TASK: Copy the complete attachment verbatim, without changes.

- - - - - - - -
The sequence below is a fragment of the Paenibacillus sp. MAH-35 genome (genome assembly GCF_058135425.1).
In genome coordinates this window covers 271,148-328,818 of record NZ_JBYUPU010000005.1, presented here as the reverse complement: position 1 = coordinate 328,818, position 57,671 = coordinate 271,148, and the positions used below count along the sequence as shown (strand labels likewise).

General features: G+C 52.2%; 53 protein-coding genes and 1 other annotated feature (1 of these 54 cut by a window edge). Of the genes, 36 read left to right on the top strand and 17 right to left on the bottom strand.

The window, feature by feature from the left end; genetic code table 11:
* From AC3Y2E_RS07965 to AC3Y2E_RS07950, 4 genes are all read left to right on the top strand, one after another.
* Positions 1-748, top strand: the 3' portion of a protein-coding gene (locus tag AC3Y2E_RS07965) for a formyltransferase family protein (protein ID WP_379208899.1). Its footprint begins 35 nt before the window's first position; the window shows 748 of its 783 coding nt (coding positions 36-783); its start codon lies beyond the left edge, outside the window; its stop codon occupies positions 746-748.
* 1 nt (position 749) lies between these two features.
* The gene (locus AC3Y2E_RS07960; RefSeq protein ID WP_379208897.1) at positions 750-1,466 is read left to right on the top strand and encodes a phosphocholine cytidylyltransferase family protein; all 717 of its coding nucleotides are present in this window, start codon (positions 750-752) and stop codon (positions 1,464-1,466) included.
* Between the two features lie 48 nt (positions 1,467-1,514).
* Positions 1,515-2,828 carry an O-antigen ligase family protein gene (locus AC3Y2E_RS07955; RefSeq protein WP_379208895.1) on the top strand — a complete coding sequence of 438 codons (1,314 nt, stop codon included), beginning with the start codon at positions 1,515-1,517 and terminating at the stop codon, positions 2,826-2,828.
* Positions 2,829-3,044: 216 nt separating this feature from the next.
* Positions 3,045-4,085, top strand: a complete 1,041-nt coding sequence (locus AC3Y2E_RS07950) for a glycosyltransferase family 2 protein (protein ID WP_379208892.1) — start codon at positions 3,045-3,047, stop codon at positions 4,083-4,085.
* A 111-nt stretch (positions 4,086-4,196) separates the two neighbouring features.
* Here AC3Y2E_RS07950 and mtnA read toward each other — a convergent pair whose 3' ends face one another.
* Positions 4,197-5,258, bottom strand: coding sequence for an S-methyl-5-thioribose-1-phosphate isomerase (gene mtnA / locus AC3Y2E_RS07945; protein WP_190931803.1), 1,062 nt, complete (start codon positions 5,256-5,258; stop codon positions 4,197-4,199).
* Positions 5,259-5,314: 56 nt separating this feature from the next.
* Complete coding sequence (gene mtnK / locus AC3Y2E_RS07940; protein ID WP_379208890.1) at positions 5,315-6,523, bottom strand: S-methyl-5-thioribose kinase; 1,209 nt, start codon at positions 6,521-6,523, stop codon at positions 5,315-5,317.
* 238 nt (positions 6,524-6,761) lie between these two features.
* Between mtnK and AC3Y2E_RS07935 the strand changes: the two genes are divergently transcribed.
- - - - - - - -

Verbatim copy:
The sequence below is a fragment of the Paenibacillus sp. MAH-35 genome (genome assembly GCF_058135425.1).
In genome coordinates this window covers 271,148-328,818 of record NZ_JBYUPU010000005.1, presented here as the reverse complement: position 1 = coordinate 328,818, position 57,671 = coordinate 271,148, and the positions used below count along the sequence as shown (strand labels likewise).

General features: G+C 52.2%; 53 protein-coding genes and 1 other annotated feature (1 of these 54 cut by a window edge). Of the genes, 36 read left to right on the top strand and 17 right to left on the bottom strand.

The window, feature by feature from the left end; genetic code table 11:
* From AC3Y2E_RS07965 to AC3Y2E_RS07950, 4 genes are all read left to right on the top strand, one after another.
* Positions 1-748, top strand: the 3' portion of a protein-coding gene (locus tag AC3Y2E_RS07965) for a formyltransferase family protein (protein ID WP_379208899.1). Its footprint begins 35 nt before the window's first position; the window shows 748 of its 783 coding nt (coding positions 36-783); its start codon lies beyond the left edge, outside the window; its stop codon occupies positions 746-748.
* 1 nt (position 749) lies between these two features.
* The gene (locus AC3Y2E_RS07960; RefSeq protein ID WP_379208897.1) at positions 750-1,466 is read left to right on the top strand and encodes a phosphocholine cytidylyltransferase family protein; all 717 of its coding nucleotides are present in this window, start codon (positions 750-752) and stop codon (positions 1,464-1,466) included.
* Between the two features lie 48 nt (positions 1,467-1,514).
* Positions 1,515-2,828 carry an O-antigen ligase family protein gene (locus AC3Y2E_RS07955; RefSeq protein WP_379208895.1) on the top strand — a complete coding sequence of 438 codons (1,314 nt, stop codon included), beginning with the start codon at positions 1,515-1,517 and terminating at the stop codon, positions 2,826-2,828.
* Positions 2,829-3,044: 216 nt separating this feature from the next.
* Positions 3,045-4,085, top strand: a complete 1,041-nt coding sequence (locus AC3Y2E_RS07950) for a glycosyltransferase family 2 protein (protein ID WP_379208892.1) — start codon at positions 3,045-3,047, stop codon at positions 4,083-4,085.
* A 111-nt stretch (positions 4,086-4,196) separates the two neighbouring features.
* Here AC3Y2E_RS07950 and mtnA read toward each other — a convergent pair whose 3' ends face one another.
* Positions 4,197-5,258, bottom strand: coding sequence for an S-methyl-5-thioribose-1-phosphate isomerase (gene mtnA / locus AC3Y2E_RS07945; protein WP_190931803.1), 1,062 nt, complete (start codon positions 5,256-5,258; stop codon positions 4,197-4,199).
* Positions 5,259-5,314: 56 nt separating this feature from the next.
* Complete coding sequence (gene mtnK / locus AC3Y2E_RS07940; protein ID WP_379208890.1) at positions 5,315-6,523, bottom strand: S-methyl-5-thioribose kinase; 1,209 nt, start codon at positions 6,521-6,523, stop codon at positions 5,315-5,317.
* 238 nt (positions 6,524-6,761) lie between these two features.
* Between mtnK and AC3Y2E_RS07935 the strand changes: the two genes are divergently transcribed.